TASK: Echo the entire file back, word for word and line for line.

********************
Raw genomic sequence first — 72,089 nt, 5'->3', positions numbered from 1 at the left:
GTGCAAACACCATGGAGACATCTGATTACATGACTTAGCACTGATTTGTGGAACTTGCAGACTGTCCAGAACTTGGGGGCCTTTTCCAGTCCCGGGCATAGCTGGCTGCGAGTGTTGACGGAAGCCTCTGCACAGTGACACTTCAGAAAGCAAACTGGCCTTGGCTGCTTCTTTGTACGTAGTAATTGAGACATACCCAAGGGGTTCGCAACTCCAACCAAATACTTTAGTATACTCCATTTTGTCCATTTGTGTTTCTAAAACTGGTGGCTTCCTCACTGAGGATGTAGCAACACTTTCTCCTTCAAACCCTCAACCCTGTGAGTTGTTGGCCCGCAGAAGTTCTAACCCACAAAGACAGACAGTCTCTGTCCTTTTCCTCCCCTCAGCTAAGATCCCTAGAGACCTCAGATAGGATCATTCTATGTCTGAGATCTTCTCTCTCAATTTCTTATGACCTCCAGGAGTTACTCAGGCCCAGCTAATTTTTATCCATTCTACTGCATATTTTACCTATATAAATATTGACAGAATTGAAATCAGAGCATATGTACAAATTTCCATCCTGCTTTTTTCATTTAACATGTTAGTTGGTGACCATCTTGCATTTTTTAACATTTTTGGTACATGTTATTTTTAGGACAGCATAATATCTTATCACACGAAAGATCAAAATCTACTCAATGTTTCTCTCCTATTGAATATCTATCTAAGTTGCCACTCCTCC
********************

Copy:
Raw genomic sequence first — 72,089 nt, 5'->3', positions numbered from 1 at the left:
GTGCAAACACCATGGAGACATCTGATTACATGACTTAGCACTGATTTGTGGAACTTGCAGACTGTCCAGAACTTGGGGGCCTTTTCCAGTCCCGGGCATAGCTGGCTGCGAGTGTTGACGGAAGCCTCTGCACAGTGACACTTCAGAAAGCAAACTGGCCTTGGCTGCTTCTTTGTACGTAGTAATTGAGACATACCCAAGGGGTTCGCAACTCCAACCAAATACTTTAGTATACTCCATTTTGTCCATTTGTGTTTCTAAAACTGGTGGCTTCCTCACTGAGGATGTAGCAACACTTTCTCCTTCAAACCCTCAACCCTGTGAGTTGTTGGCCCGCAGAAGTTCTAACCCACAAAGACAGACAGTCTCTGTCCTTTTCCTCCCCTCAGCTAAGATCCCTAGAGACCTCAGATAGGATCATTCTATGTCTGAGATCTTCTCTCTCAATTTCTTATGACCTCCAGGAGTTACTCAGGCCCAGCTAATTTTTATCCATTCTACTGCATATTTTACCTATATAAATATTGACAGAATTGAAATCAGAGCATATGTACAAATTTCCATCCTGCTTTTTTCATTTAACATGTTAGTTGGTGACCATCTTGCATTTTTTAACATTTTTGGTACATGTTATTTTTAGGACAGCATAATATCTTATCACACGAAAGATCAAAATCTACTCAATGTTTCTCTCCTATTGAATATCTATCTAAGTTGCCACTCCTCC